A good golf swing is like riding a bike, it requires perfect balance and symmetry as you move dynamically from side to side.
However like riding a bike, when we lose balance things can crash and injuries can occur. At the Injury Rehab Centre our Physiotherapists and Osteopaths servicing patients from the Cheltenham, Moorabbin, Mentone, Highett, Hampton, Black Rock, Beaumaris and Heatherton suburbs see many have injuries in golfers such as lower back pain and golfer’s elbow that are associated with muscular and joint range of motion imbalances. This could either refer to significant difference in strength of a muscle or a restriction in movement resulting from a ‘tight’ muscle or joint. In almost all of these cases rehabilitation involves trying to iron out these differences.
So how does this relate to golf injuries?
Plain and simple, golf is a very repetitive and one sided sport. If we estimate that an average golfer may play twice a week and hit the range once. A normal round could include a bucket of 30 range balls beforehand and perhaps 50 full shots (with 2-3 practice shots) out on the course. With a conservative estimate of 80 full shots per round, we are probably looking at a volume of approximately 200 swings per day. This quickly adds up and could easily exceed 500 swings per week for a regular golfer. Now, you can begin to appreciate the repetitive nature of the golf swing.
The golf swing does involve your spine rotating both ways. One way during the back swing and the opposite as we follow through a shot. However, studies and general common sense would suggest that the movement requires specific and different demands from muscles from one side of the trunk to the other. For example, for a right hander the muscles which rotate the body to the left (the downswing movement) may develop a better ability to produce power as we normally try to accelerate to develop club head speed during the downswing. Conversely, our trunk muscles which rotate to the right then need to ‘put the brakes on’ to decelerate the the body during the follow through part of the swing and may become specialised at this.
How do we avoid an imbalance in our golfing spine?
The simplest solution is often the best solution and in this case this rings true. We can begin to implement some change by introducing practice of the opposite swing direction. For a right hander, this involves taking practice swings on the left with either a left handed gold club or perhaps more practically with R handed club turned on its end. See the video below to get an idea of how to implement this.
Some practical pointer’s for practicing the reverse swing
Reverse your regular grip, take time finding a comfortable position
Start small: practice chipping and small pitching strokes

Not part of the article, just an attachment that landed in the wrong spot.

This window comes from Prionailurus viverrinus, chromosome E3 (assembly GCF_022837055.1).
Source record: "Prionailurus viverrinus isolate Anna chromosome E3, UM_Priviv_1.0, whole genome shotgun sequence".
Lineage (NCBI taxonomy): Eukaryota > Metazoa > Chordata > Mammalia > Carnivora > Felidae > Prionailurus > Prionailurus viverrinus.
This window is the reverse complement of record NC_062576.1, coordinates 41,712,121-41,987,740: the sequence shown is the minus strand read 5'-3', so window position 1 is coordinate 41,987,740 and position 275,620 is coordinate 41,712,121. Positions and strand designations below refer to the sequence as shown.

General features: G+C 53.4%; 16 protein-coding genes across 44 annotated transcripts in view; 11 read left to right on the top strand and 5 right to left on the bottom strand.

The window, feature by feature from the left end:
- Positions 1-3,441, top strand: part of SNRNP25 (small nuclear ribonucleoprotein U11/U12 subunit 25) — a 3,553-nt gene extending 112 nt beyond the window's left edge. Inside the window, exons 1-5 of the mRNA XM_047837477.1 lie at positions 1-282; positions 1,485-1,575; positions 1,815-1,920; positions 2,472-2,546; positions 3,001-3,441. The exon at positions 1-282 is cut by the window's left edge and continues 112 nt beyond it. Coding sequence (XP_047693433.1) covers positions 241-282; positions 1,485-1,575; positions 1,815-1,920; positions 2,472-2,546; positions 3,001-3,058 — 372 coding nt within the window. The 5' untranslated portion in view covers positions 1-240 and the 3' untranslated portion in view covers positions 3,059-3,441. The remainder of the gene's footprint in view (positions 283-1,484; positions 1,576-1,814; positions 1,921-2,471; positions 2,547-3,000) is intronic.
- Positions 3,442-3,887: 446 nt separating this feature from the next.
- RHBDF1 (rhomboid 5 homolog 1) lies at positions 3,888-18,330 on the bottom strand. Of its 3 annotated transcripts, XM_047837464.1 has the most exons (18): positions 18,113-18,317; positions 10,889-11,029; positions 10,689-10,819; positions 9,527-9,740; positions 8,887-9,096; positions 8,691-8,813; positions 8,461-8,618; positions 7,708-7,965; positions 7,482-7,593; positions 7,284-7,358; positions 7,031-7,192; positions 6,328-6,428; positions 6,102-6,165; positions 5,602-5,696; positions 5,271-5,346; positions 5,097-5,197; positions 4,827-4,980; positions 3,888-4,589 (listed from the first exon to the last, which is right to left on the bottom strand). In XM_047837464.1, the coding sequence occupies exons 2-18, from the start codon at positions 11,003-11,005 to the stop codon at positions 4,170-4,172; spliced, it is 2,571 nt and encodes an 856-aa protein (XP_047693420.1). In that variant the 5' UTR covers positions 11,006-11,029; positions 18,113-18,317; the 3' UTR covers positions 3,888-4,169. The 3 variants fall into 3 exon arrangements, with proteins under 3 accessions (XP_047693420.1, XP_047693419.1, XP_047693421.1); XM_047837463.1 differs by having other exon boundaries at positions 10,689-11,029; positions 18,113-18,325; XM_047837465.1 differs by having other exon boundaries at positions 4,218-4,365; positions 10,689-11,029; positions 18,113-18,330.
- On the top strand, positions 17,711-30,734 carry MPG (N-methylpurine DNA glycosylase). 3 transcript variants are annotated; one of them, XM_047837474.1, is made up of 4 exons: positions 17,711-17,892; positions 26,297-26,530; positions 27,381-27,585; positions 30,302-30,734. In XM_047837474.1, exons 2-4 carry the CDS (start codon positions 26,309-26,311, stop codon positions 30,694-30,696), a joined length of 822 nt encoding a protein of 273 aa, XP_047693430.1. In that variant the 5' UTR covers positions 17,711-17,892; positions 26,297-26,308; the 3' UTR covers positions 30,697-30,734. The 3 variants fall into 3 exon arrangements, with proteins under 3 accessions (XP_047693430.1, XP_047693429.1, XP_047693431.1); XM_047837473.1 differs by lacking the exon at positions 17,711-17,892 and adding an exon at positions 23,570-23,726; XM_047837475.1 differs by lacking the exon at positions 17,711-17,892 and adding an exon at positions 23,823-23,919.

Progress to a full sized swing and ensure proper follow through
Don’t be too aggressive atlas initially, 50% effort should be enough
Try to achieve a 1:1 ratio between regular and reverse swing direction when warming up
Begin without a ball, Progress to using a ball especially as practice like this could become very handy out on the course.
Now, in an ideal world, you would perform at least one opposite swing for every regular swing. If you can attempt to do this you will be well on your way to achieving good balance from side to side. The best way to try and do this is to have an equal number of practice swings in the opposite direction while warming up on the driving range. You can also, perform them while out on the course, however in my experience it is often difficult as you feel like you may be holding up play within your group. It is also possibly best for your flow and rhythm to stick to your regular side while out on the course. Therefore, try and practice a few more reverse swings after your round to balance the ledger at the end of your golfing day.
Get started NOW! Also, be mindful that this practice is likely to provide more than just body balance. It will provide you with a potentially very useful option when your ball is up against the wrong side of an obstruction!
What can the Physiotherapists and Osteopaths at the Injury Rehab Centre Cheltenham do for you?
At the Injury Rehab Centre we specialise in assessment and collecting actionable data using the latest technology previously only found in elite sporting institutions particularly in understanding (relate to blog post). We do this using the latest assessment technology usually only found in elite golfing academies including:
M.A.T Assessment created by the therapists of the Injury Rehab Centre to laser focus on areas of flexibility, balance and movement that identify whether your are at risk to sustain a golfing injury.
Slow Motion Video Analysis to IDENTIFY YOUR BAD GOLFING HABITS and give us more insight into what part of your swing could be causing your golf related pain.
Strength Testing to identify any strength discrepancies that have a huge role in increasing your injury risk.
Force Plate Technology to put a number on differences in the power you can generate through each leg that can lead to compensations and can cause repetitive stress injuries.
Traditional Physiotherapy and Osteopathy examinations to identify dysfunction.
Next our treatment process achieves pain relief in the shortest amount of time by using hands on Physiotherapy and Osteopathy techniques such as soft tissue massage, joint manipulation, articulation and stretching techniques. This may include the use of the True Stretch system as well as Dry Needling and Taping techniques.
Finally your management plan will involve an individualised training plan to build your strength and capacity (muscle and tendon strength, stamina, specific flexibility) often to improve discrepancies from side to side that could be the true cause of of your golfing imbalances resulting in back pain or golfers elbow.